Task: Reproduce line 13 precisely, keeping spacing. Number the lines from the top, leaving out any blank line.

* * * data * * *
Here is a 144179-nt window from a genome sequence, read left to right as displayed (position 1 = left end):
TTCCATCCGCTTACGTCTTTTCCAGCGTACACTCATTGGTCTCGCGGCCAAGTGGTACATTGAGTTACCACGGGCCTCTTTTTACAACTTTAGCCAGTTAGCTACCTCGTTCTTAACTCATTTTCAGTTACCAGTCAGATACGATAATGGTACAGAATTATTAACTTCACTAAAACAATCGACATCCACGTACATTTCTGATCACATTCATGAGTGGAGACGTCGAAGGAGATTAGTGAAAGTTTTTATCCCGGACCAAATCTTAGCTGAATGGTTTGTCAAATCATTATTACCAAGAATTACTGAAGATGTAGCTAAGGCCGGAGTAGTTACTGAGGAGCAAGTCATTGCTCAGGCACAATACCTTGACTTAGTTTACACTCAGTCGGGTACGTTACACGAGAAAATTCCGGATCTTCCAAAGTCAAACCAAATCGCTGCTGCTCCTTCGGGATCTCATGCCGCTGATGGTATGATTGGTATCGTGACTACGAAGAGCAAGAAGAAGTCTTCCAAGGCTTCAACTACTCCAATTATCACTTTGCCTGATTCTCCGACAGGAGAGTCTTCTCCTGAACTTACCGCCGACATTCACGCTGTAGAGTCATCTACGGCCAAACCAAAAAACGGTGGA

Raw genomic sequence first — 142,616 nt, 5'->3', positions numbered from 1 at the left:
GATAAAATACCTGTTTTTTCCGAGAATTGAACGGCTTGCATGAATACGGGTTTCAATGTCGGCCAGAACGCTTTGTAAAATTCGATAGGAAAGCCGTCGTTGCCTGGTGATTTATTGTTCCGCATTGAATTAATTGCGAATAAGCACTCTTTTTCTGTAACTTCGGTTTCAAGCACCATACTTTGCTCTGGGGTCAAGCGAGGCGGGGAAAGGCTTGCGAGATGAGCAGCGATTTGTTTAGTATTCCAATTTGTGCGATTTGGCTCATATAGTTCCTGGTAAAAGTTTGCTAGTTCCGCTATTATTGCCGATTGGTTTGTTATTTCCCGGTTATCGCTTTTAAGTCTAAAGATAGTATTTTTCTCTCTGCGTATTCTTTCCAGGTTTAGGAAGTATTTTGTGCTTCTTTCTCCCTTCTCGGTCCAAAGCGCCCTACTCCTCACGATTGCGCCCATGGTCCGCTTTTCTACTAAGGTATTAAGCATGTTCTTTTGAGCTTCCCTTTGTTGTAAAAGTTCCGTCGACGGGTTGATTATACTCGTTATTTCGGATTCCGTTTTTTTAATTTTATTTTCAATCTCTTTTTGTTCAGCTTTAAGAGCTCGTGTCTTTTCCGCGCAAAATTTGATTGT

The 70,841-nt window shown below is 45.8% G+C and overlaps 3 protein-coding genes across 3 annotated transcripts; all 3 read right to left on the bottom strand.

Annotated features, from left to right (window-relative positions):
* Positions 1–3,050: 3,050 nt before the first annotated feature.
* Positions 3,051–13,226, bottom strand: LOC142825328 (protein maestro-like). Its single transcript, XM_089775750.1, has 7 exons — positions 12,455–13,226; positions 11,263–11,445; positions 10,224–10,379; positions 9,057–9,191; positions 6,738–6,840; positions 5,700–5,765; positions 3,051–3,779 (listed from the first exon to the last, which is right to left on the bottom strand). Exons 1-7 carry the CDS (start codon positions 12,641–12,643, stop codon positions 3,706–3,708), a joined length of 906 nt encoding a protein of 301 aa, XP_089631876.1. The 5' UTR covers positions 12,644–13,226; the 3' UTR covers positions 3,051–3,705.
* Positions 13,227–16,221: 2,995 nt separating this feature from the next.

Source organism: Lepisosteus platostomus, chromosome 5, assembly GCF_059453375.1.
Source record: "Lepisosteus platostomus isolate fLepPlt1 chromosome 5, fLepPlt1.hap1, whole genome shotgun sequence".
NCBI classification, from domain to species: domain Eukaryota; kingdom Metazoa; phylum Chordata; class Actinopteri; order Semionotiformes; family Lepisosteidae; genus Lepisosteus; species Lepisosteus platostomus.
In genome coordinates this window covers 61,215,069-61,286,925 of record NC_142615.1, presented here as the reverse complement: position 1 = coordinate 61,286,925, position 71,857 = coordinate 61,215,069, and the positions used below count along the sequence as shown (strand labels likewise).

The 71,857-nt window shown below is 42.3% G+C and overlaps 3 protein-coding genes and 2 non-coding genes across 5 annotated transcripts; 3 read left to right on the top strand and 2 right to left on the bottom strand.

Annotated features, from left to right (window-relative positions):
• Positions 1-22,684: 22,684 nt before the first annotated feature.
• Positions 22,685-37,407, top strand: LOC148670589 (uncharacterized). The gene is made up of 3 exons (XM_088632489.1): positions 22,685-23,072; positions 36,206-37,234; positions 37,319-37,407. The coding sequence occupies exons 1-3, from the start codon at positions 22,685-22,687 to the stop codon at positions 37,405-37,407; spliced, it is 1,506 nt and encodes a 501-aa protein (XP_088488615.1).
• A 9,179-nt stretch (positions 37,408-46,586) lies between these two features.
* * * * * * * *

In genome coordinates this window covers 61,215,069-61,286,925 of record NC_142615.1, presented here as the reverse complement: position 1 = coordinate 61,286,925, position 71,857 = coordinate 61,215,069, and the positions used below count along the sequence as shown (strand labels likewise).